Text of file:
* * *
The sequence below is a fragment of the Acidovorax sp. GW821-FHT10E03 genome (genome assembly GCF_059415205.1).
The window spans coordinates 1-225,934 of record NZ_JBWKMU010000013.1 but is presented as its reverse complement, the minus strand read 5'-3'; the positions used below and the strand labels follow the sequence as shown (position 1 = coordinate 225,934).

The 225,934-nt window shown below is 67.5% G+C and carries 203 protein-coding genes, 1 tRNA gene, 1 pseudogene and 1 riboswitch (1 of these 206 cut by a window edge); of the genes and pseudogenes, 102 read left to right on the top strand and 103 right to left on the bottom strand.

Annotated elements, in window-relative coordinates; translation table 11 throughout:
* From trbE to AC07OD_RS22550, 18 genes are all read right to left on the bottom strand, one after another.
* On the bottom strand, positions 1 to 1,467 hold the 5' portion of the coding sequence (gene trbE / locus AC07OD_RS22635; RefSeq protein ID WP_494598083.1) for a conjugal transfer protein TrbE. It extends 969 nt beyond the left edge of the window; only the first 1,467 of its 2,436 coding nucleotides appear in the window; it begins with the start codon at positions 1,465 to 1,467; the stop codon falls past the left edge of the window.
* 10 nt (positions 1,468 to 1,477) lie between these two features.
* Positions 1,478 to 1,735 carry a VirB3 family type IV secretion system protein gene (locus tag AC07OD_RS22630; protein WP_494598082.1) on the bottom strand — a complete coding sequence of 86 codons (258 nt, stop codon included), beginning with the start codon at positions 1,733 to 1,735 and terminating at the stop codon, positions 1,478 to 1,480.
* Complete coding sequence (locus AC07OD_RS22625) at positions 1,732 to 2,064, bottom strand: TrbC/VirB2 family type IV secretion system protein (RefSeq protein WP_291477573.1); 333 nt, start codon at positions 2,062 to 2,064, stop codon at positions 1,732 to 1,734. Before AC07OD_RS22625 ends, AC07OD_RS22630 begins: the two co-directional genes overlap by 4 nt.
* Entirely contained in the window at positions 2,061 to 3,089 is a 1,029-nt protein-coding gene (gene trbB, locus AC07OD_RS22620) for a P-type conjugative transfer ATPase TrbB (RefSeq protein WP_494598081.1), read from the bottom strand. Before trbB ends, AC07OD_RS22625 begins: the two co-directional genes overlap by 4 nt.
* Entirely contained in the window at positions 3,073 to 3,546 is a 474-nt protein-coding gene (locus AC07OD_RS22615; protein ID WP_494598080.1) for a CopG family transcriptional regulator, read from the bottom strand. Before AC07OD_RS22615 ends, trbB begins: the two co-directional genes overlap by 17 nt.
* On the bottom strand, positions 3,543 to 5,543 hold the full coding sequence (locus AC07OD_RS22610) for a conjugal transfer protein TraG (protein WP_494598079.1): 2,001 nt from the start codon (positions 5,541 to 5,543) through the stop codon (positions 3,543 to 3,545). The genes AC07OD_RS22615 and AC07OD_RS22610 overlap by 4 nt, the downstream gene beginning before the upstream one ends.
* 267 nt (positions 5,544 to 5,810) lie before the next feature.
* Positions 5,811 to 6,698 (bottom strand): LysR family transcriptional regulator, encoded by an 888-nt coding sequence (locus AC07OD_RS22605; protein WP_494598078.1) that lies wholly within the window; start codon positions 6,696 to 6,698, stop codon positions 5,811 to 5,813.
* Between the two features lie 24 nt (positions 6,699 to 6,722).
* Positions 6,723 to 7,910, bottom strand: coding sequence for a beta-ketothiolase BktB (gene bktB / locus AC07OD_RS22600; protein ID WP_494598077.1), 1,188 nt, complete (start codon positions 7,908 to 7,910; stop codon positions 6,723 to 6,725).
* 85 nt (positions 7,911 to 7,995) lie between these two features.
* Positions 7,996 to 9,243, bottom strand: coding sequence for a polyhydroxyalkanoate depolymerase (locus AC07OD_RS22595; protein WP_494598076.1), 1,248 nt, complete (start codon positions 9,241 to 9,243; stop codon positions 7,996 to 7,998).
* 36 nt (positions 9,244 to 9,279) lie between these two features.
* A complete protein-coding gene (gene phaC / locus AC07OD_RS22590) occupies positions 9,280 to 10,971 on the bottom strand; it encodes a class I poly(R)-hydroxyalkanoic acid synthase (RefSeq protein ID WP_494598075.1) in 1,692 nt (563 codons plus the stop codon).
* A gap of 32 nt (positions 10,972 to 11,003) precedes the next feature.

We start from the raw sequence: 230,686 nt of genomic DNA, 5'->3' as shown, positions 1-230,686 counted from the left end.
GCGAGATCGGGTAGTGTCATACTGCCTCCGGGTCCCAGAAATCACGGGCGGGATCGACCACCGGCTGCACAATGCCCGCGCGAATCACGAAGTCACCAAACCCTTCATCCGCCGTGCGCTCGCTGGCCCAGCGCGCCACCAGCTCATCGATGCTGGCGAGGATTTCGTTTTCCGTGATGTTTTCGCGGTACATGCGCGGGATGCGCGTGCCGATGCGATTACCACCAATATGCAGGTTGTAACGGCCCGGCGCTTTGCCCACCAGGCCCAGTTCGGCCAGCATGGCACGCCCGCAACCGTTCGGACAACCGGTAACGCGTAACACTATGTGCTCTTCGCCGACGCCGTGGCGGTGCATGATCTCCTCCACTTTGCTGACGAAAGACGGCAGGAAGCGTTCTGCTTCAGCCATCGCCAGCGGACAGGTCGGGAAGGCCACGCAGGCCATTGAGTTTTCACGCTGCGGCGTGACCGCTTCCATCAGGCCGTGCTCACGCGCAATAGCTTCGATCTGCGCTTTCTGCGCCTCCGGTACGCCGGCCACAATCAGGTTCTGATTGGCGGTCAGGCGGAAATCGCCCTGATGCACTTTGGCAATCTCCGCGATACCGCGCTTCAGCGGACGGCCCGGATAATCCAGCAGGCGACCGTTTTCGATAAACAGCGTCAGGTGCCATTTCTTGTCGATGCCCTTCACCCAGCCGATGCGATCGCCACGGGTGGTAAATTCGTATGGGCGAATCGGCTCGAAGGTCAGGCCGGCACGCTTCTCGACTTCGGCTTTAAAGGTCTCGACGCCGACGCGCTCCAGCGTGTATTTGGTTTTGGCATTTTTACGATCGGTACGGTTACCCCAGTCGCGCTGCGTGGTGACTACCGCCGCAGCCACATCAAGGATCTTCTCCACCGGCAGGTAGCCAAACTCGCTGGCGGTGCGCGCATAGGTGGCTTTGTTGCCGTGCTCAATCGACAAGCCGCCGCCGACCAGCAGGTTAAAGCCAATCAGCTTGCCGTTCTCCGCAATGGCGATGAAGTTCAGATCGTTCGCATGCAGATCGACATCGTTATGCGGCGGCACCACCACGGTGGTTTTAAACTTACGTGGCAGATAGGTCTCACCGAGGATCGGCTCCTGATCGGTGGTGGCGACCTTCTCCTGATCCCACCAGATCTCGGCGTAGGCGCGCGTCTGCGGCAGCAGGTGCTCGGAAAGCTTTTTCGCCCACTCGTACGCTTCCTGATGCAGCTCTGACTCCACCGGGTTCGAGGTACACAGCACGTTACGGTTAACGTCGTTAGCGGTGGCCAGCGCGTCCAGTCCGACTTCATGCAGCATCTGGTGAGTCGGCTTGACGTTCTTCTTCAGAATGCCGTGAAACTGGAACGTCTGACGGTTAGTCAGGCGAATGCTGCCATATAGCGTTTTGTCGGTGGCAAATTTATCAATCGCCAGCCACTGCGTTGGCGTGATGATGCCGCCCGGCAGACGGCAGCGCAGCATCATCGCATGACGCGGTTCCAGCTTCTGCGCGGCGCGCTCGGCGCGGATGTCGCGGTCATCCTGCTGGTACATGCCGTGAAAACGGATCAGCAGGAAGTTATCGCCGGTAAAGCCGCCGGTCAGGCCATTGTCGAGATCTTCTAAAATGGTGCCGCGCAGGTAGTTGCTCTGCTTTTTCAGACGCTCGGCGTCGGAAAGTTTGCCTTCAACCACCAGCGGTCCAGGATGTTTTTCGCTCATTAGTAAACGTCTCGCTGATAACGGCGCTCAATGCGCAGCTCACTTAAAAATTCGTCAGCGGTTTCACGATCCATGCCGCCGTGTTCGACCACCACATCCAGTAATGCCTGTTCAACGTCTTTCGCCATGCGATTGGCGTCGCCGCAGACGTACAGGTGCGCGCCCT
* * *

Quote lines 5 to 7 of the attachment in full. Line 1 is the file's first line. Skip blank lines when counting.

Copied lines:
* From trbE to AC07OD_RS22550, 18 genes are all read right to left on the bottom strand, one after another.
* On the bottom strand, positions 1 to 1,467 hold the 5' portion of the coding sequence (gene trbE / locus AC07OD_RS22635; RefSeq protein ID WP_494598083.1) for a conjugal transfer protein TrbE. It extends 969 nt beyond the left edge of the window; only the first 1,467 of its 2,436 coding nucleotides appear in the window; it begins with the start codon at positions 1,465 to 1,467; the stop codon falls past the left edge of the window.
* 10 nt (positions 1,468 to 1,477) lie between these two features.